Published: December 21, 2018
Bruce Ellingwood, Naiyu Wang, James Harris, Therese P. McAllister
The resilience of communities depends on the performance of the built environment and on supporting social, economic and public institutions on which the welfare of the community depends. The built environment is susceptible to damage due to a spectrum of environmental, geophysical, and anthropogenic hazards, which are characterized by large uncertainties in spatial and temporal domains. The performance of the built environment within a community depends on the integrated collective performance of its civil infrastructure, which is largely designed by codes, standards, and regulations. Advances in community resilience modeling and assessment will require a fundamental change in the way that code and standard-writing groups approach their tasks to ensure that performance and functionality of the built environment is consistent with community-wide resilience goals. The new design paradigm of performance-based engineering (or PBE) offers the framework for engineers and planners to achieve these desired levels of performance and functionality. Herein, we introduce, from a structural engineering perspective, some issues in developing and implementing performance-based design guidelines and practices aimed at achieving community resilience goals.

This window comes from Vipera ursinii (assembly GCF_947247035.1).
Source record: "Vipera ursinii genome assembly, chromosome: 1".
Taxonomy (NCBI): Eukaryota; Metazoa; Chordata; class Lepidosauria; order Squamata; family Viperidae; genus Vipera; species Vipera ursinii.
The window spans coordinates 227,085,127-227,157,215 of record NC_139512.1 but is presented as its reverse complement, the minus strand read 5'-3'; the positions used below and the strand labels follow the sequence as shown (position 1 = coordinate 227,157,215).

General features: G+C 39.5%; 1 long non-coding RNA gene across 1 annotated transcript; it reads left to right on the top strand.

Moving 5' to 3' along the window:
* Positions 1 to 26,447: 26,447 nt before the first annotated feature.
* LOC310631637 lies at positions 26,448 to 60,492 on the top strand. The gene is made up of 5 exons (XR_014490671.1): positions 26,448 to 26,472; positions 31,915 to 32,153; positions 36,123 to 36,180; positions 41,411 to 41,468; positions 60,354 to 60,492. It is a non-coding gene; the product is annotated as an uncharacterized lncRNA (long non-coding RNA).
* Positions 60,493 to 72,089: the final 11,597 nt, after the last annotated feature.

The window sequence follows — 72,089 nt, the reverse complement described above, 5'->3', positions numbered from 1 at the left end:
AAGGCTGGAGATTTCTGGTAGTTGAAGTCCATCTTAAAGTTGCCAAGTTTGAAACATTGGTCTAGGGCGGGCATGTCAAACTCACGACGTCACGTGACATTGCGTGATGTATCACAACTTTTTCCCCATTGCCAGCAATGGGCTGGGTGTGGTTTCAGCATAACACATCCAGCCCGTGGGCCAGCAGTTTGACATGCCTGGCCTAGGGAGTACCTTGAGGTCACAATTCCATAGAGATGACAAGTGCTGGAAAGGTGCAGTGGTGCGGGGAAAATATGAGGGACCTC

Citation: Handbook of Sustainable and Resilient Infrastructure
Publisher Info: Taylor & Francis, Oxon, -1
Pub Type: Book Chapters
Created December 21, 2018, Updated August 12, 2019